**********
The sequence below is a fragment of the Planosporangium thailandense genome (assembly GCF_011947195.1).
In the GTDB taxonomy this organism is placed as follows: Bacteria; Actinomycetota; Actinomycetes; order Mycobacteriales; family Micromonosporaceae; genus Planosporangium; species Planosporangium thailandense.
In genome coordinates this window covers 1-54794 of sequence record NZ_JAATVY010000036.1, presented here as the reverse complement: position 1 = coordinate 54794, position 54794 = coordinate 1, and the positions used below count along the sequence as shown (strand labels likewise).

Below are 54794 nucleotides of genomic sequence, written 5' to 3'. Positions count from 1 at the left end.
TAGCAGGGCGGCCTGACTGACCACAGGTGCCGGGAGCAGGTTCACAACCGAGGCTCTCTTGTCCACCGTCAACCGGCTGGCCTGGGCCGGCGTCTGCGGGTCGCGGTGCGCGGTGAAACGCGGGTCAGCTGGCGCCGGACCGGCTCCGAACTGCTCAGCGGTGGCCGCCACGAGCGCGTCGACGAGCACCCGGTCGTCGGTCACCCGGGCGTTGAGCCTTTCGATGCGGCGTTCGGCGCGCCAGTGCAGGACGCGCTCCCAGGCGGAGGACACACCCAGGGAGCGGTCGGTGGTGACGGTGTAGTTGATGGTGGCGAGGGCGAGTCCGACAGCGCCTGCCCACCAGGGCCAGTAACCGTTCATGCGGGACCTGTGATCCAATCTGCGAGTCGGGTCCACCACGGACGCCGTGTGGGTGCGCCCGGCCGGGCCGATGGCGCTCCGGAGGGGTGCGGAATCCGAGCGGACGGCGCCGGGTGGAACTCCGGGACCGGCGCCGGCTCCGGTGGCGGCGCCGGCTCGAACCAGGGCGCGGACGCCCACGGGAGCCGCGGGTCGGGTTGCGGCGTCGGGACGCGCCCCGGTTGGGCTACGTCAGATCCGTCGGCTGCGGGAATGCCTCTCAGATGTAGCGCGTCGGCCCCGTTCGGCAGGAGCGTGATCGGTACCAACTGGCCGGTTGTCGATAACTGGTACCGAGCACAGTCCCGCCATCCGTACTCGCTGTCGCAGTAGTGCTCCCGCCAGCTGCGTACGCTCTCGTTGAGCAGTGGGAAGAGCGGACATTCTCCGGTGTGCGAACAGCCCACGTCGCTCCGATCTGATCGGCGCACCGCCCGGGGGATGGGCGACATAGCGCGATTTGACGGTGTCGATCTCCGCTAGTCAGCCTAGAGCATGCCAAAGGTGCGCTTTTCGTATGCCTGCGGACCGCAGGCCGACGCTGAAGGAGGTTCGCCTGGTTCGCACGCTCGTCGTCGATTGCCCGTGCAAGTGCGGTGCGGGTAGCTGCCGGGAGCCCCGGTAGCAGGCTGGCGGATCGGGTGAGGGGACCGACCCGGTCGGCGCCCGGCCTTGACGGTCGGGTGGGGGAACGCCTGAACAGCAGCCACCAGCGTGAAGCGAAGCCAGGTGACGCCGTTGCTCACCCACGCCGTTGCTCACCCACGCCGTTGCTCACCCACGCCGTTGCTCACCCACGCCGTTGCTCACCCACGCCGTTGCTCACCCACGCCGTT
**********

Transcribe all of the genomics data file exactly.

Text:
The sequence below is a fragment of the Planosporangium thailandense genome (assembly GCF_011947195.1).
In the GTDB taxonomy this organism is placed as follows: Bacteria; Actinomycetota; Actinomycetes; order Mycobacteriales; family Micromonosporaceae; genus Planosporangium; species Planosporangium thailandense.
In genome coordinates this window covers 1-54794 of sequence record NZ_JAATVY010000036.1, presented here as the reverse complement: position 1 = coordinate 54794, position 54794 = coordinate 1, and the positions used below count along the sequence as shown (strand labels likewise).

Below are 54794 nucleotides of genomic sequence, written 5' to 3'. Positions count from 1 at the left end.
TAGCAGGGCGGCCTGACTGACCACAGGTGCCGGGAGCAGGTTCACAACCGAGGCTCTCTTGTCCACCGTCAACCGGCTGGCCTGGGCCGGCGTCTGCGGGTCGCGGTGCGCGGTGAAACGCGGGTCAGCTGGCGCCGGACCGGCTCCGAACTGCTCAGCGGTGGCCGCCACGAGCGCGTCGACGAGCACCCGGTCGTCGGTCACCCGGGCGTTGAGCCTTTCGATGCGGCGTTCGGCGCGCCAGTGCAGGACGCGCTCCCAGGCGGAGGACACACCCAGGGAGCGGTCGGTGGTGACGGTGTAGTTGATGGTGGCGAGGGCGAGTCCGACAGCGCCTGCCCACCAGGGCCAGTAACCGTTCATGCGGGACCTGTGATCCAATCTGCGAGTCGGGTCCACCACGGACGCCGTGTGGGTGCGCCCGGCCGGGCCGATGGCGCTCCGGAGGGGTGCGGAATCCGAGCGGACGGCGCCGGGTGGAACTCCGGGACCGGCGCCGGCTCCGGTGGCGGCGCCGGCTCGAACCAGGGCGCGGACGCCCACGGGAGCCGCGGGTCGGGTTGCGGCGTCGGGACGCGCCCCGGTTGGGCTACGTCAGATCCGTCGGCTGCGGGAATGCCTCTCAGATGTAGCGCGTCGGCCCCGTTCGGCAGGAGCGTGATCGGTACCAACTGGCCGGTTGTCGATAACTGGTACCGAGCACAGTCCCGCCATCCGTACTCGCTGTCGCAGTAGTGCTCCCGCCAGCTGCGTACGCTCTCGTTGAGCAGTGGGAAGAGCGGACATTCTCCGGTGTGCGAACAGCCCACGTCGCTCCGATCTGATCGGCGCACCGCCCGGGGGATGGGCGACATAGCGCGATTTGACGGTGTCGATCTCCGCTAGTCAGCCTAGAGCATGCCAAAGGTGCGCTTTTCGTATGCCTGCGGACCGCAGGCCGACGCTGAAGGAGGTTCGCCTGGTTCGCACGCTCGTCGTCGATTGCCCGTGCAAGTGCGGTGCGGGTAGCTGCCGGGAGCCCCGGTAGCAGGCTGGCGGATCGGGTGAGGGGACCGACCCGGTCGGCGCCCGGCCTTGACGGTCGGGTGGGGGAACGCCTGAACAGCAGCCACCAGCGTGAAGCGAAGCCAGGTGACGCCGTTGCTCACCCACGCCGTTGCTCACCCACGCCGTTGCTCACCCACGCCGTTGCTCACCCACGCCGTTGCTCACCCACGCCGTTGCTCACCCACGCCGTT